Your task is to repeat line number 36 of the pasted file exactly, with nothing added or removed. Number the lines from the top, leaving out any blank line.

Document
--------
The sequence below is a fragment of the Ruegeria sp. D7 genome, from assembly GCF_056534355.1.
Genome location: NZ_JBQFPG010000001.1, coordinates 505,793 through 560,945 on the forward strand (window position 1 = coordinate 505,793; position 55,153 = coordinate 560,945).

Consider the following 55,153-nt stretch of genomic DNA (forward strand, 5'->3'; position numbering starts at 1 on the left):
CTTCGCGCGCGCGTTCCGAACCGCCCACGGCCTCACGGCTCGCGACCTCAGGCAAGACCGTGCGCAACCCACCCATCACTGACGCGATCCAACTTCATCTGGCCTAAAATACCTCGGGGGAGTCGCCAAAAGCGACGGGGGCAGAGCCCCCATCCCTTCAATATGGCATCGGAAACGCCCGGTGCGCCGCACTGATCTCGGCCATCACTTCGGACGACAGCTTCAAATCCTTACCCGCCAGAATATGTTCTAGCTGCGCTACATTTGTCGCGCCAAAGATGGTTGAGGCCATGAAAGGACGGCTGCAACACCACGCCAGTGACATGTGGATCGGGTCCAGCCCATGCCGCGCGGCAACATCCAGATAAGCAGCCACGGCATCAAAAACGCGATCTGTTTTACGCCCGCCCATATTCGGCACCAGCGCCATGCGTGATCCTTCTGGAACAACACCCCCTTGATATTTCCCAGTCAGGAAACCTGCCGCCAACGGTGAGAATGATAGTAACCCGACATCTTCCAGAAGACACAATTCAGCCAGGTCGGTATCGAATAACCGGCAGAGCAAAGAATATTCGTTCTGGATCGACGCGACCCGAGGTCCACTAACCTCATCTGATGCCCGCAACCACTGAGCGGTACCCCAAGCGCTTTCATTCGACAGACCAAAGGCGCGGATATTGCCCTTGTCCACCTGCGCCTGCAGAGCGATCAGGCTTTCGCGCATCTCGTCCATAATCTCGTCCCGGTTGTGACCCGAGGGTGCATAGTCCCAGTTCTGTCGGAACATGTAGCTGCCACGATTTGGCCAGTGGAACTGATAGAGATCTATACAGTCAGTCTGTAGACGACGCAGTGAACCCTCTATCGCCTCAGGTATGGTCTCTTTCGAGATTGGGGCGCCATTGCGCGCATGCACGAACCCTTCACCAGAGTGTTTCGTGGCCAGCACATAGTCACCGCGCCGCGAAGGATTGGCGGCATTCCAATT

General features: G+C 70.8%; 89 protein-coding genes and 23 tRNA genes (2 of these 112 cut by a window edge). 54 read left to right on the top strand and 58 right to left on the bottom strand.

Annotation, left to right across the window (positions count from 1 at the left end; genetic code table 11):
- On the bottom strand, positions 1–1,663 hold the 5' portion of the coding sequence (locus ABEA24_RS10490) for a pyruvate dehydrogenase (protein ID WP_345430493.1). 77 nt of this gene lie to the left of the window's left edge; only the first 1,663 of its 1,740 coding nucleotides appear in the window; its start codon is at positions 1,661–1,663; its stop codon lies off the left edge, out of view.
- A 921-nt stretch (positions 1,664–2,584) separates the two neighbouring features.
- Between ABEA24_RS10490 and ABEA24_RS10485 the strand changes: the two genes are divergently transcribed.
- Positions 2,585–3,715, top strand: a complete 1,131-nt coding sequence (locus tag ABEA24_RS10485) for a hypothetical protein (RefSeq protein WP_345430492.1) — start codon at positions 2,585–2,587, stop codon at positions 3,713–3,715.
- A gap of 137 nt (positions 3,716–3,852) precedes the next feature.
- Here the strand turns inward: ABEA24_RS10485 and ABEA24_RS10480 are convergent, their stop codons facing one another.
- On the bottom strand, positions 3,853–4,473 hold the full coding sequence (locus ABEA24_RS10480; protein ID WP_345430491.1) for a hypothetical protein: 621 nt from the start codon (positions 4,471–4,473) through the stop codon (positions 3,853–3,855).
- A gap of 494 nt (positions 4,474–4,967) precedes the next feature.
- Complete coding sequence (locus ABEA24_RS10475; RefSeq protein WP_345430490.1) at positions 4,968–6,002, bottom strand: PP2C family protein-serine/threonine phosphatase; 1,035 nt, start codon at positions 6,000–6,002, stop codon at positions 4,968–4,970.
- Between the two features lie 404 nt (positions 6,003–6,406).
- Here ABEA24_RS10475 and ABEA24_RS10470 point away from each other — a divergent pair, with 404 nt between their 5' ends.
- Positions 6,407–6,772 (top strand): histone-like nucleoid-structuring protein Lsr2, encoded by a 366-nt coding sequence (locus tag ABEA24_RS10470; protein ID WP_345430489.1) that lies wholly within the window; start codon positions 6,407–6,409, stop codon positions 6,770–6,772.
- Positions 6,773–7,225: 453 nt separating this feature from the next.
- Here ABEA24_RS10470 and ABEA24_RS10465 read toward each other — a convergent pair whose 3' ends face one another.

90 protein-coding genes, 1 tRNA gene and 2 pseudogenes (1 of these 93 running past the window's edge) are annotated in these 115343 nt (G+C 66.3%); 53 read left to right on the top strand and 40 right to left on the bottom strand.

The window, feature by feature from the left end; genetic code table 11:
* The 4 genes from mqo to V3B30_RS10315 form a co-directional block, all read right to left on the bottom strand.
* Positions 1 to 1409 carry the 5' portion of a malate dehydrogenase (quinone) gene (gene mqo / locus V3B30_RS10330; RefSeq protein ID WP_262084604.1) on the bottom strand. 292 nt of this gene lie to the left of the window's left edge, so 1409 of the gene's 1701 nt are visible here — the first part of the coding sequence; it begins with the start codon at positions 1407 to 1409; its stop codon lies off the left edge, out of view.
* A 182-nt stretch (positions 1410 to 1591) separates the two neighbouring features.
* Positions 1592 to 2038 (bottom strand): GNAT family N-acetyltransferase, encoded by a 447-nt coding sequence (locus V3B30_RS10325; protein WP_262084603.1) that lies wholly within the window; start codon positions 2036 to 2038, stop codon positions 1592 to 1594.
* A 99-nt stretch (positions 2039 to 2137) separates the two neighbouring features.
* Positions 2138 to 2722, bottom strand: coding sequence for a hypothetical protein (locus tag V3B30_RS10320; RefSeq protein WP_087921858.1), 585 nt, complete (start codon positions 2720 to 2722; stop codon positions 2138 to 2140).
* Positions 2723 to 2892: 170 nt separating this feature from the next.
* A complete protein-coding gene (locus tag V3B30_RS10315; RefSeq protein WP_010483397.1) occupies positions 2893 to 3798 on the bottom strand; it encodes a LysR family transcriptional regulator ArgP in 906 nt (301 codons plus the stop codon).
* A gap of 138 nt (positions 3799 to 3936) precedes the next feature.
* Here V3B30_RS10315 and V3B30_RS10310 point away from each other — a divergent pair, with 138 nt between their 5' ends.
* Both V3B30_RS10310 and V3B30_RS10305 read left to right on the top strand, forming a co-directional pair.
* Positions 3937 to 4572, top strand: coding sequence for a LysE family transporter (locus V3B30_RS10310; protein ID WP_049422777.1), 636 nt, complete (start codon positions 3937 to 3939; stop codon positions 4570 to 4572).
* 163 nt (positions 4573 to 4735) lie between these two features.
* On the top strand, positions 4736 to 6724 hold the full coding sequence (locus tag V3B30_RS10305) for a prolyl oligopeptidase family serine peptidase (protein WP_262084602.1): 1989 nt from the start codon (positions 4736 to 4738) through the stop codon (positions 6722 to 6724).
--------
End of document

* On the top strand, positions 4736 to 6724 hold the full coding sequence (locus tag V3B30_RS10305) for a prolyl oligopeptidase family serine peptidase (protein WP_262084602.1): 1989 nt from the start codon (positions 4736 to 4738) through the stop codon (positions 6722 to 6724).